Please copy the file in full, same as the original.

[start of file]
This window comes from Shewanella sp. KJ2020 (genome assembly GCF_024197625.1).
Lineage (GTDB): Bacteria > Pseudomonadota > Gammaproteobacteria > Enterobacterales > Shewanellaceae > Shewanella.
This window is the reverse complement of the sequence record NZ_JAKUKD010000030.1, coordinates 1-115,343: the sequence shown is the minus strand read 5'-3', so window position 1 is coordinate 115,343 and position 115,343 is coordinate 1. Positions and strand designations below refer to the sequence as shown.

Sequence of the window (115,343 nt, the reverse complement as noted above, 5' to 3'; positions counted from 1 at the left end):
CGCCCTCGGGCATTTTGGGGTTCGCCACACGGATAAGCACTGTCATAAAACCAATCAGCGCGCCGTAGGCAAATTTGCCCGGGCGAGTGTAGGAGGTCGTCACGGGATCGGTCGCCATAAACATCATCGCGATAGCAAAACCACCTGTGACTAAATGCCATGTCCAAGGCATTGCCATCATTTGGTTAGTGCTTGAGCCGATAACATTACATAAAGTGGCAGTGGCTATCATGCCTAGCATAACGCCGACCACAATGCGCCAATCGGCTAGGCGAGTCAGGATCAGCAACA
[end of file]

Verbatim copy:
This window comes from Shewanella sp. KJ2020 (genome assembly GCF_024197625.1).
Lineage (GTDB): Bacteria > Pseudomonadota > Gammaproteobacteria > Enterobacterales > Shewanellaceae > Shewanella.
This window is the reverse complement of the sequence record NZ_JAKUKD010000030.1, coordinates 1-115,343: the sequence shown is the minus strand read 5'-3', so window position 1 is coordinate 115,343 and position 115,343 is coordinate 1. Positions and strand designations below refer to the sequence as shown.

Sequence of the window (115,343 nt, the reverse complement as noted above, 5' to 3'; positions counted from 1 at the left end):
CGCCCTCGGGCATTTTGGGGTTCGCCACACGGATAAGCACTGTCATAAAACCAATCAGCGCGCCGTAGGCAAATTTGCCCGGGCGAGTGTAGGAGGTCGTCACGGGATCGGTCGCCATAAACATCATCGCGATAGCAAAACCACCTGTGACTAAATGCCATGTCCAAGGCATTGCCATCATTTGGTTAGTGCTTGAGCCGATAACATTACATAAAGTGGCAGTGGCTATCATGCCTAGCATAACGCCGACCACAATGCGCCAATCGGCTAGGCGAGTCAGGATCAGCAACA